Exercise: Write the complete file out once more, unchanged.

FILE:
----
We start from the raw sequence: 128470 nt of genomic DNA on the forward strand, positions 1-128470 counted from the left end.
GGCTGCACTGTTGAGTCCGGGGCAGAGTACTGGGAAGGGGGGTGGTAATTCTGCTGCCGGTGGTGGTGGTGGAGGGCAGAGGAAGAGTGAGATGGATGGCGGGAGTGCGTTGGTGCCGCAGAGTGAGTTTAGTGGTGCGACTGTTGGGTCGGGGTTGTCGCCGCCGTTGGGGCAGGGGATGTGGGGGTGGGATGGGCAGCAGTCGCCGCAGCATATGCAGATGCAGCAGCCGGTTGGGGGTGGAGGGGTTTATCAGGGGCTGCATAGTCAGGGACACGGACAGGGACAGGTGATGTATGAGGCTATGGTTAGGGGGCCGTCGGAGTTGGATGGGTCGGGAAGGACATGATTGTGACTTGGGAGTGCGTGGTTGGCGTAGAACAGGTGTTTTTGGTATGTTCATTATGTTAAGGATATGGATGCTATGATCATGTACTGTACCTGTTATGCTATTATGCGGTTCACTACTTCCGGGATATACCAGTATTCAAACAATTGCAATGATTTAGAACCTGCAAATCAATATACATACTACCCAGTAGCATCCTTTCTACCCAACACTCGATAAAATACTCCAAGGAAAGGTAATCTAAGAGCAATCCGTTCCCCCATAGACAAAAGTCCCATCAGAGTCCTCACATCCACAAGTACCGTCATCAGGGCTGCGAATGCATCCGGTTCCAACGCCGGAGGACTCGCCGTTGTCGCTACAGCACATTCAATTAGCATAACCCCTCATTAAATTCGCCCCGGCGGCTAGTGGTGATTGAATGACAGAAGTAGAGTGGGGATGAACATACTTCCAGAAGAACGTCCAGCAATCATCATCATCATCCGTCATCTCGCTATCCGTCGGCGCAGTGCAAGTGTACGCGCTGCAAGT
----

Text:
We start from the raw sequence: 128470 nt of genomic DNA on the forward strand, positions 1-128470 counted from the left end.
GGCTGCACTGTTGAGTCCGGGGCAGAGTACTGGGAAGGGGGGTGGTAATTCTGCTGCCGGTGGTGGTGGTGGAGGGCAGAGGAAGAGTGAGATGGATGGCGGGAGTGCGTTGGTGCCGCAGAGTGAGTTTAGTGGTGCGACTGTTGGGTCGGGGTTGTCGCCGCCGTTGGGGCAGGGGATGTGGGGGTGGGATGGGCAGCAGTCGCCGCAGCATATGCAGATGCAGCAGCCGGTTGGGGGTGGAGGGGTTTATCAGGGGCTGCATAGTCAGGGACACGGACAGGGACAGGTGATGTATGAGGCTATGGTTAGGGGGCCGTCGGAGTTGGATGGGTCGGGAAGGACATGATTGTGACTTGGGAGTGCGTGGTTGGCGTAGAACAGGTGTTTTTGGTATGTTCATTATGTTAAGGATATGGATGCTATGATCATGTACTGTACCTGTTATGCTATTATGCGGTTCACTACTTCCGGGATATACCAGTATTCAAACAATTGCAATGATTTAGAACCTGCAAATCAATATACATACTACCCAGTAGCATCCTTTCTACCCAACACTCGATAAAATACTCCAAGGAAAGGTAATCTAAGAGCAATCCGTTCCCCCATAGACAAAAGTCCCATCAGAGTCCTCACATCCACAAGTACCGTCATCAGGGCTGCGAATGCATCCGGTTCCAACGCCGGAGGACTCGCCGTTGTCGCTACAGCACATTCAATTAGCATAACCCCTCATTAAATTCGCCCCGGCGGCTAGTGGTGATTGAATGACAGAAGTAGAGTGGGGATGAACATACTTCCAGAAGAACGTCCAGCAATCATCATCATCATCCGTCATCTCGCTATCCGTCGGCGCAGTGCAAGTGTACGCGCTGCAAGT